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DA Won’t File Criminal Charges against 10 Linked to Tea Fire

Misdemeanor charges will be pursued but investigators conclude they can't prove beyond a reasonable doubt that the group was responsible for the blaze.

The Tea Fire left utter devastation behind, destroying 230 homes, a significant portion of the Westmont College campus and Mount Calvary Retreat House & Monastery.
The Tea Fire left utter devastation behind, destroying 230 homes, a significant portion of the Westmont College campus and Mount Calvary Retreat House & Monastery. (Rob Kuznia / Noozhawk photo)

The 10 individuals linked to November’s devastating Tea Fire will not face criminal charges related to the wildfire, the Santa Barbara County District Attorney’s Office said Friday, but prosecutors will pursue misdemeanor charges of criminal trespass and unlawful building and use of an unauthorized campfire.

The announcement, which came on the three-month anniversary of the blaze, seems likely to reignite a fierce community debate over the names of the 10. Throughout the investigation, District Attorney Christie Stanley and her staff have been tight-lipped, fueling intense speculation about the identities, their possible connections and the reasons why the names have not been disclosed.

Stanley refuted such talk Friday.

“The sole reason was to protect the integrity of the investigation so as not to compromise or probably taint sources of information or the ability to corroborate information,” she said in a statement.

“Any suggestion that those under investigation were receiving special treatment is simply untrue. In no instance has this office received pressure from any source to either protect the individuals or shield them from being known by the community.”

According to Stanley, the names of the individuals are now public information and are on the documents filed with Santa Barbara County Superior Court. Those documents have not yet been released, however.

Amid temperatures in the 90s and gale-force sundowner winds, the Tea Fire sprang to life at the Tea Garden above East Mountain Drive in Montecito late on the afternoon of Nov. 13. By the time it was brought under control the next week, the fire had raged across 2,000 acres, destroying 230 homes in the western Montecito foothills, upper Sycamore Canyon and Rattlesnake Canyon. The fire burned through the Westmont College campus and left the renowned Mount Calvary Retreat House & Monastery in ruins. There were two serious injuries in the blaze, but no lives were lost.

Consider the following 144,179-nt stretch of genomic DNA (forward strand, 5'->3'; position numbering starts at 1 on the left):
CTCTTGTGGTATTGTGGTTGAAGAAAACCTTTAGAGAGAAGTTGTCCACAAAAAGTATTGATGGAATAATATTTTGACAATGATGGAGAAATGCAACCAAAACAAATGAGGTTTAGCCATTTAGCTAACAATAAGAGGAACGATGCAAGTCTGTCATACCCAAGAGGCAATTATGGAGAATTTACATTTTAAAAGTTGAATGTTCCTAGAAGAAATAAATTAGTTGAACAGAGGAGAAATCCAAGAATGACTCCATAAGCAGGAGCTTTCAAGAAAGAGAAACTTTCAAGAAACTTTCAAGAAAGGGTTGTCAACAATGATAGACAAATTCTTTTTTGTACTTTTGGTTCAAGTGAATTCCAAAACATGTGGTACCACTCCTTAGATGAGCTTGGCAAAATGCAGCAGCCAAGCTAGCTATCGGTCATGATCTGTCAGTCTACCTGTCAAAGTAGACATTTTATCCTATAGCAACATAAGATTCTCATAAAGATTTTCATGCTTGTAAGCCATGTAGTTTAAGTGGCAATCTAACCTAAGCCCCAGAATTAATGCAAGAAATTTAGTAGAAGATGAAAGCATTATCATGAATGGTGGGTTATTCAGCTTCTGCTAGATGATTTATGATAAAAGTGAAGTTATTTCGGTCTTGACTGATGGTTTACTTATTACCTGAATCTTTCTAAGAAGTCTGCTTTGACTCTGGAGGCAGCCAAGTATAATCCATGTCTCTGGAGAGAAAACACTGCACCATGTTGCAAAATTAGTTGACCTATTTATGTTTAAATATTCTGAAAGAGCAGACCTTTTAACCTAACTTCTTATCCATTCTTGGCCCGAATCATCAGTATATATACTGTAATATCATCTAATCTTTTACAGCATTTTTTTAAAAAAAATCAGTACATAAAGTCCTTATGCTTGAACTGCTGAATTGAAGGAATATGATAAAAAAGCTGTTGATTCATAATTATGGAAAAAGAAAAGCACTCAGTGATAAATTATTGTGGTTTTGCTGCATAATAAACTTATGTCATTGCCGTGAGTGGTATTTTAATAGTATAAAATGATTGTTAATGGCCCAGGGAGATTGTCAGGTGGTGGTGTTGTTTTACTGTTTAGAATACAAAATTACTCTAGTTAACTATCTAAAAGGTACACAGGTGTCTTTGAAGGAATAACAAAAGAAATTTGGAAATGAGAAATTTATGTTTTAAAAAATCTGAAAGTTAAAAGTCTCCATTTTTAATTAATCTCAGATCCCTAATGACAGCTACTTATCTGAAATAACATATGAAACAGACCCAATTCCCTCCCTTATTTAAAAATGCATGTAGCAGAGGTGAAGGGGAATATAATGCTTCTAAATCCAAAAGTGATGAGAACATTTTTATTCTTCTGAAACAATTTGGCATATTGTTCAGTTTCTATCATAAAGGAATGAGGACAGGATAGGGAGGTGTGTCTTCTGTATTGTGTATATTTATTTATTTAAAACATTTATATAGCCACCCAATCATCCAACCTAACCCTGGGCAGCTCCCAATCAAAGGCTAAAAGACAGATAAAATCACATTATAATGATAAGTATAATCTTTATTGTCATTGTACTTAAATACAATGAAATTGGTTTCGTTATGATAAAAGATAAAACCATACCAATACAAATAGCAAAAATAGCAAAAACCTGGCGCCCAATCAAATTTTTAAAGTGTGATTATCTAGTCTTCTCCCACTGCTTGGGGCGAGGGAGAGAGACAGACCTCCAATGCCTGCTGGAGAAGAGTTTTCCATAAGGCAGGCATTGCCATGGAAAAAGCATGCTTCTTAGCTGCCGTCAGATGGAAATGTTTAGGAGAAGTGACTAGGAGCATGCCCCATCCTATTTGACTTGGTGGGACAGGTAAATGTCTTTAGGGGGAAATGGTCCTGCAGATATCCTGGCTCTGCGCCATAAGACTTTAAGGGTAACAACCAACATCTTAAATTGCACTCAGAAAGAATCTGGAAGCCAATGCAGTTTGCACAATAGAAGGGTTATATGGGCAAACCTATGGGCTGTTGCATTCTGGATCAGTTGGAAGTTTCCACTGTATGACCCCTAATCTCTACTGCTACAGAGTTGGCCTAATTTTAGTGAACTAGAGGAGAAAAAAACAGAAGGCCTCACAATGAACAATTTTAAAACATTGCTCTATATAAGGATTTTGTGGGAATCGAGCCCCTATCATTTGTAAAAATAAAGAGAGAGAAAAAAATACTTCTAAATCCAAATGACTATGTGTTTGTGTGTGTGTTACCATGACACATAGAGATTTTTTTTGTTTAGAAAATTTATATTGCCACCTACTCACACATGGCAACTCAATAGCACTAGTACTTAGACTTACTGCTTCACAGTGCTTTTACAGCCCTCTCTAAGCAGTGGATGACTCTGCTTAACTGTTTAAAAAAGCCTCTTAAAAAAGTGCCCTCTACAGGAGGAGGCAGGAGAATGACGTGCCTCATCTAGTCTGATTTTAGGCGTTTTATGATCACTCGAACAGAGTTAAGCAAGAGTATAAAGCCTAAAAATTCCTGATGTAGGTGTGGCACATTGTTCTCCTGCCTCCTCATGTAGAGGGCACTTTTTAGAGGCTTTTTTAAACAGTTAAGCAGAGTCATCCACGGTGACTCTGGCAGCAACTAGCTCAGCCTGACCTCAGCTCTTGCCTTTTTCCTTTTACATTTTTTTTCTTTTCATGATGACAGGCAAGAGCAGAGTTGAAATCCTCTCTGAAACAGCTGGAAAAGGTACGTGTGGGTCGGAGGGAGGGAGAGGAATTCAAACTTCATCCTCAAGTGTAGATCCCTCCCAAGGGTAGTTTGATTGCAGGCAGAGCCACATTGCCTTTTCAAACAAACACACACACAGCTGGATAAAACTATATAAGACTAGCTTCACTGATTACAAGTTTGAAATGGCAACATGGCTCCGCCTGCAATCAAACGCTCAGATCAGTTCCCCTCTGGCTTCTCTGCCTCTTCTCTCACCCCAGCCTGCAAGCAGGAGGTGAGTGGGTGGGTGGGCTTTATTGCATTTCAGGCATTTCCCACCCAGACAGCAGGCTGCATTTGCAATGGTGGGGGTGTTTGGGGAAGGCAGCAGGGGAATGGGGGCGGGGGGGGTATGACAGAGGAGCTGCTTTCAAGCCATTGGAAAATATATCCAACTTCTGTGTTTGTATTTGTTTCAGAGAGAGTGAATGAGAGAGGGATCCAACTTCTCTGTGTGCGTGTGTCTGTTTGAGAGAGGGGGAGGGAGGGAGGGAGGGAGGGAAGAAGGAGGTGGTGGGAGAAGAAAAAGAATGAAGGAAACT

In a hastily called news conference Nov. 18, Sheriff Bill Brown said the official investigation had yielded evidence that 10 young people, nine of whom were SBCC students, were at the fire’s point of origin the night before it started and had lit a bonfire. Brown said an attempt had been made to put the fire out, but the heat and aridity of the day, as well as sundowner winds, whipped the smoldering embers into a wildfire.

“There is evidence that a campfire occurred at the Tea Garden between midnight and 4 a.m. (the morning of Nov. 13),” Stanley’s statement said Friday. “However, the existing evidence does not establish proof beyond a reasonable doubt that this campfire in fact caused the Tea Fire.”

Investigators from the Sheriff’s Department, the county Fire Department, Cal Fire and the District Attorney’s Office, interviewed and re-interviewed dozens of people but could not establish beyond a reasonable doubt the connection between the individuals and the wildfire — or that other fires had been set during that time frame.

The 10 individuals, however, will be charged with misdemeanor counts of criminal trespass and unlawful building and using a campfire without the permission of the Tea Garden estate’s owner. The evidence may or may not be sufficient for civil action, but the District Attorney’s Office, finding it out if its scope, did not comment on that issue.

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